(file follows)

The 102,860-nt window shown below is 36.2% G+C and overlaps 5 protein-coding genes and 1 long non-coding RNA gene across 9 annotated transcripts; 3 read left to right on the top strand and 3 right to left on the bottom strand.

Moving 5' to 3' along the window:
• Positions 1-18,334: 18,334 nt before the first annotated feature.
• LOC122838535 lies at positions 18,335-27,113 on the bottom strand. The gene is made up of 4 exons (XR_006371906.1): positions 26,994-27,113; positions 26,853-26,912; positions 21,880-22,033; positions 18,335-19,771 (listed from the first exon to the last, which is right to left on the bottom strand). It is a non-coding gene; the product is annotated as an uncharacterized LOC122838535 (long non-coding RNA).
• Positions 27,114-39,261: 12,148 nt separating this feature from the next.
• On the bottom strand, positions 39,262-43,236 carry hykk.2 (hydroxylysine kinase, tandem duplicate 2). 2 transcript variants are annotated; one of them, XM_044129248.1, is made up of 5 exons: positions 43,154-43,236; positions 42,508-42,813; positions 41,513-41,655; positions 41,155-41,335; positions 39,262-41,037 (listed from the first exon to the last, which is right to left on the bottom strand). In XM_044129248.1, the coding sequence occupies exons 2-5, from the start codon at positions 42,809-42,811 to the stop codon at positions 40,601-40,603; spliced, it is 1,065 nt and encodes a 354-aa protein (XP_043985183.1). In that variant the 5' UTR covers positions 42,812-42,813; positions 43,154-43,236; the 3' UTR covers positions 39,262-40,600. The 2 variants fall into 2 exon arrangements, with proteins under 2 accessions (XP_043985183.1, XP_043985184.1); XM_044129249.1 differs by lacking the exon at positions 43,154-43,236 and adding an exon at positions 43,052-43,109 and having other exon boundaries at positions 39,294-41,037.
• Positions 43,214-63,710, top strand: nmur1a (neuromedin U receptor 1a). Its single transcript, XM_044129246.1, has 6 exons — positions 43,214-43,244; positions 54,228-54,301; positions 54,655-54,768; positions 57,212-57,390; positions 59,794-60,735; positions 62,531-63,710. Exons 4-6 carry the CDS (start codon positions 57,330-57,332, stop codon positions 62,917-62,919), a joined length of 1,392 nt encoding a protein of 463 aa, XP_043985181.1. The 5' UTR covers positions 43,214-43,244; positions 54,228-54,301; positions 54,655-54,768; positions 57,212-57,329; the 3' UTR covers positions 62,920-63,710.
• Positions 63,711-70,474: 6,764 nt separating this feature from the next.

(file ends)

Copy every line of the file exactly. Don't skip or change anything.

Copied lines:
The 102,860-nt window shown below is 36.2% G+C and overlaps 5 protein-coding genes and 1 long non-coding RNA gene across 9 annotated transcripts; 3 read left to right on the top strand and 3 right to left on the bottom strand.

Moving 5' to 3' along the window:
• Positions 1-18,334: 18,334 nt before the first annotated feature.
• LOC122838535 lies at positions 18,335-27,113 on the bottom strand. The gene is made up of 4 exons (XR_006371906.1): positions 26,994-27,113; positions 26,853-26,912; positions 21,880-22,033; positions 18,335-19,771 (listed from the first exon to the last, which is right to left on the bottom strand). It is a non-coding gene; the product is annotated as an uncharacterized LOC122838535 (long non-coding RNA).
• Positions 27,114-39,261: 12,148 nt separating this feature from the next.
• On the bottom strand, positions 39,262-43,236 carry hykk.2 (hydroxylysine kinase, tandem duplicate 2). 2 transcript variants are annotated; one of them, XM_044129248.1, is made up of 5 exons: positions 43,154-43,236; positions 42,508-42,813; positions 41,513-41,655; positions 41,155-41,335; positions 39,262-41,037 (listed from the first exon to the last, which is right to left on the bottom strand). In XM_044129248.1, the coding sequence occupies exons 2-5, from the start codon at positions 42,809-42,811 to the stop codon at positions 40,601-40,603; spliced, it is 1,065 nt and encodes a 354-aa protein (XP_043985183.1). In that variant the 5' UTR covers positions 42,812-42,813; positions 43,154-43,236; the 3' UTR covers positions 39,262-40,600. The 2 variants fall into 2 exon arrangements, with proteins under 2 accessions (XP_043985183.1, XP_043985184.1); XM_044129249.1 differs by lacking the exon at positions 43,154-43,236 and adding an exon at positions 43,052-43,109 and having other exon boundaries at positions 39,294-41,037.
• Positions 43,214-63,710, top strand: nmur1a (neuromedin U receptor 1a). Its single transcript, XM_044129246.1, has 6 exons — positions 43,214-43,244; positions 54,228-54,301; positions 54,655-54,768; positions 57,212-57,390; positions 59,794-60,735; positions 62,531-63,710. Exons 4-6 carry the CDS (start codon positions 57,330-57,332, stop codon positions 62,917-62,919), a joined length of 1,392 nt encoding a protein of 463 aa, XP_043985181.1. The 5' UTR covers positions 43,214-43,244; positions 54,228-54,301; positions 54,655-54,768; positions 57,212-57,329; the 3' UTR covers positions 62,920-63,710.
• Positions 63,711-70,474: 6,764 nt separating this feature from the next.